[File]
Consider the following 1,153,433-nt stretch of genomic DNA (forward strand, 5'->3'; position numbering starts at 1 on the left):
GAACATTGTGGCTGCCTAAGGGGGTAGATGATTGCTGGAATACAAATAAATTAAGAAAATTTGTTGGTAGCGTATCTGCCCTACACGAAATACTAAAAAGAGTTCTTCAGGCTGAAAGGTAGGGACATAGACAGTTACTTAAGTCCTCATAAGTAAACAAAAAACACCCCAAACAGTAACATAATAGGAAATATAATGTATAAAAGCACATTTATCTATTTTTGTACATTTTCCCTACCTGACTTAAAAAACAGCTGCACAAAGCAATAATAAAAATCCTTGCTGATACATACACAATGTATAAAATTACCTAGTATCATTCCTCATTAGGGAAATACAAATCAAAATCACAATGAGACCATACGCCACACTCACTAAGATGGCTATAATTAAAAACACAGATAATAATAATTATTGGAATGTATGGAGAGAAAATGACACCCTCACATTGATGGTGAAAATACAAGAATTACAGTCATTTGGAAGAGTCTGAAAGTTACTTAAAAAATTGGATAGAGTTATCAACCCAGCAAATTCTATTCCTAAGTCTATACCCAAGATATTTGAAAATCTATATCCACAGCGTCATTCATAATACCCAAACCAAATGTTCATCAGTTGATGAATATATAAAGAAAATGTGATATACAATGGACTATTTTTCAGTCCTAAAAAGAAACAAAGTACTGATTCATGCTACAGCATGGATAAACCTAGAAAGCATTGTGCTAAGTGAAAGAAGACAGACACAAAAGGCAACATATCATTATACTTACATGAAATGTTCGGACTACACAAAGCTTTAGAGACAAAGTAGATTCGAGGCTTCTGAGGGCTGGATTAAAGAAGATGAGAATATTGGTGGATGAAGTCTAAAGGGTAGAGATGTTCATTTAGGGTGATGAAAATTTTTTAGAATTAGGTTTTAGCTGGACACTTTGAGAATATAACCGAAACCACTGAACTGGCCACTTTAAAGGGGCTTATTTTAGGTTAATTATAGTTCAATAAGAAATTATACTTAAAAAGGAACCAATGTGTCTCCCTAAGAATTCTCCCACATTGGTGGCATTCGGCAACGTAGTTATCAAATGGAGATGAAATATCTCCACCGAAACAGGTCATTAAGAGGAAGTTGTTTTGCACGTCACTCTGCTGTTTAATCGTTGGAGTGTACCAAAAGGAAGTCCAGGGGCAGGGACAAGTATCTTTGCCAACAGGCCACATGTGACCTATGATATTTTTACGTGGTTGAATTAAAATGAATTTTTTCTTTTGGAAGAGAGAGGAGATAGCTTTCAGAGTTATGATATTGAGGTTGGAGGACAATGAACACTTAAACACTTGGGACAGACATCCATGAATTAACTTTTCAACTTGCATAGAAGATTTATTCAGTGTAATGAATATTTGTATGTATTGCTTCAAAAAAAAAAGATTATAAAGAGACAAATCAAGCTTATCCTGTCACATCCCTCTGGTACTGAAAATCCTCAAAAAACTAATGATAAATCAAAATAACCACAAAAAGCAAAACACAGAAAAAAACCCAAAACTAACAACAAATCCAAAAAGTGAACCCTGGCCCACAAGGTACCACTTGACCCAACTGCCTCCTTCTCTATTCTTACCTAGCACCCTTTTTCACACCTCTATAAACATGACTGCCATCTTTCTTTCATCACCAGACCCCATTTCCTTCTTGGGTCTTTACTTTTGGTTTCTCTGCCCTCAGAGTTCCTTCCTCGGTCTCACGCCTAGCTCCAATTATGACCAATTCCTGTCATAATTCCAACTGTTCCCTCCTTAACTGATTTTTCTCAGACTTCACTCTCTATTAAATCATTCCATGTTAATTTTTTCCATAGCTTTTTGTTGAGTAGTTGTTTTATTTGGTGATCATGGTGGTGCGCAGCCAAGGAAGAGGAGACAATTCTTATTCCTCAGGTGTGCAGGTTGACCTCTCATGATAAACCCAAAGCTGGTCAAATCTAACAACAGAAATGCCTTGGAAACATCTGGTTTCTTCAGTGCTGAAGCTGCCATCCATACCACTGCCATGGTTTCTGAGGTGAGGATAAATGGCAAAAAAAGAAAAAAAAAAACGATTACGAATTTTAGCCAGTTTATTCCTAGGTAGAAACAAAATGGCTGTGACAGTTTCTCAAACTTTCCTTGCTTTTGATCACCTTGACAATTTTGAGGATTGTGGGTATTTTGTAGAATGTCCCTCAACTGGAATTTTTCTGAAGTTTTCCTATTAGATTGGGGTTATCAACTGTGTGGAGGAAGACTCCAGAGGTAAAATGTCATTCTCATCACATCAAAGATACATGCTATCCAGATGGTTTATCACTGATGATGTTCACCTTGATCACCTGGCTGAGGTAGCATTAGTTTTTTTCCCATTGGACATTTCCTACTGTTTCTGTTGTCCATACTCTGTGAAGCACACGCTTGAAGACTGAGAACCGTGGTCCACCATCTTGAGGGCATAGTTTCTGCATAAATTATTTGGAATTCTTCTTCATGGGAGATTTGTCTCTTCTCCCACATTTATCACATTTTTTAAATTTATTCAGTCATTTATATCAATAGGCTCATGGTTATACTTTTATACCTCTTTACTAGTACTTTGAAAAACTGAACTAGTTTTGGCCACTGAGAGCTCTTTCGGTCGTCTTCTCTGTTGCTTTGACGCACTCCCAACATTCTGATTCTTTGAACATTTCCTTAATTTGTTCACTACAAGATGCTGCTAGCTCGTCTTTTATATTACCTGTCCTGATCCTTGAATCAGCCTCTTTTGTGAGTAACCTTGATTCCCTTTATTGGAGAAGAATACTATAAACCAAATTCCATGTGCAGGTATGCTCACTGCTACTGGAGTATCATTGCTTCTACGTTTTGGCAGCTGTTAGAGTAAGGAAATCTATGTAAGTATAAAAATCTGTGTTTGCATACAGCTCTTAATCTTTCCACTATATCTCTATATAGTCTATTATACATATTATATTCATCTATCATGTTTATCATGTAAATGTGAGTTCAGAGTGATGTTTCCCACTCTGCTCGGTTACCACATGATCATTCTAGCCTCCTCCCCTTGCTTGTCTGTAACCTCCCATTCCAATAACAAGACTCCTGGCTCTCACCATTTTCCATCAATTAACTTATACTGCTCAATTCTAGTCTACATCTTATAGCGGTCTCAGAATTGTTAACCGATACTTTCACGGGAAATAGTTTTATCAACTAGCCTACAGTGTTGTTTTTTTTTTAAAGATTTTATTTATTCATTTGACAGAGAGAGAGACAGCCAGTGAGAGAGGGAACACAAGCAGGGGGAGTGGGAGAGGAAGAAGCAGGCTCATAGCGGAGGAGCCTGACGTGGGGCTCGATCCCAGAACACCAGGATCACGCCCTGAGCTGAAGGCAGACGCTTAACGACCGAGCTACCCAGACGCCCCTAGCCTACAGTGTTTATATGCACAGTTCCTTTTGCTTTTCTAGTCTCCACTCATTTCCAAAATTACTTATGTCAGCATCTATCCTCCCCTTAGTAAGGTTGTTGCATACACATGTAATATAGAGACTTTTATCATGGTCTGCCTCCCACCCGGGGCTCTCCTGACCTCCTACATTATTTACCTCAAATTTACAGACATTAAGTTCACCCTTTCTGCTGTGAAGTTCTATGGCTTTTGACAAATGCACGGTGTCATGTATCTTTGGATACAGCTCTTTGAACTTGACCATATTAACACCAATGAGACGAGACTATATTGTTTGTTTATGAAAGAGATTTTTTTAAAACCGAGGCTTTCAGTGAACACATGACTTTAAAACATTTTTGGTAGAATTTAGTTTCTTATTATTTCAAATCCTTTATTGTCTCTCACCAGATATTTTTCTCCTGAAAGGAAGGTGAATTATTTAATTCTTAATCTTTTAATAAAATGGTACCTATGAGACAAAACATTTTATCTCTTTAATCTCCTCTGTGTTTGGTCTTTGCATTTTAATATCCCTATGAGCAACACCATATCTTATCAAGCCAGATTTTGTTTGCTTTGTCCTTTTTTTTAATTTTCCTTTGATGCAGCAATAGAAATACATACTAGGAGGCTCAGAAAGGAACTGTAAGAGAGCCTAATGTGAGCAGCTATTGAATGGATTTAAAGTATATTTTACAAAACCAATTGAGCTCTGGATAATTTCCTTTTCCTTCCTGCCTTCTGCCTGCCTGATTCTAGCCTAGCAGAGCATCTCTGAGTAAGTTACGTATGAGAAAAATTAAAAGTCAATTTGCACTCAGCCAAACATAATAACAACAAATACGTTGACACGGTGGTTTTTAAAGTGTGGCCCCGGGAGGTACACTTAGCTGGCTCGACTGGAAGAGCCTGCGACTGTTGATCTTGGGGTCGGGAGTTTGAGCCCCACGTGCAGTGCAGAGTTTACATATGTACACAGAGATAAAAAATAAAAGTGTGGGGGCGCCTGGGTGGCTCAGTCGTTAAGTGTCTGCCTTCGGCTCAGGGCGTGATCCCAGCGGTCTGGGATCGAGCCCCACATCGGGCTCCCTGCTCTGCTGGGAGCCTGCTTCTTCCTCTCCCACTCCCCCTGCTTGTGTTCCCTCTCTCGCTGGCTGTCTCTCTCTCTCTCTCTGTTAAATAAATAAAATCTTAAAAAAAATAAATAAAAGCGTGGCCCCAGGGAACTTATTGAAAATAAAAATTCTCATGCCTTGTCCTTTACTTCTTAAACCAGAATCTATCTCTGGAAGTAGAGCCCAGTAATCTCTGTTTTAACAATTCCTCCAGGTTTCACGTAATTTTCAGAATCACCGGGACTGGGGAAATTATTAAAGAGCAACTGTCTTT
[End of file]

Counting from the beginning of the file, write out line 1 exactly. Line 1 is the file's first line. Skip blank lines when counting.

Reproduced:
Consider the following 1,153,433-nt stretch of genomic DNA (forward strand, 5'->3'; position numbering starts at 1 on the left):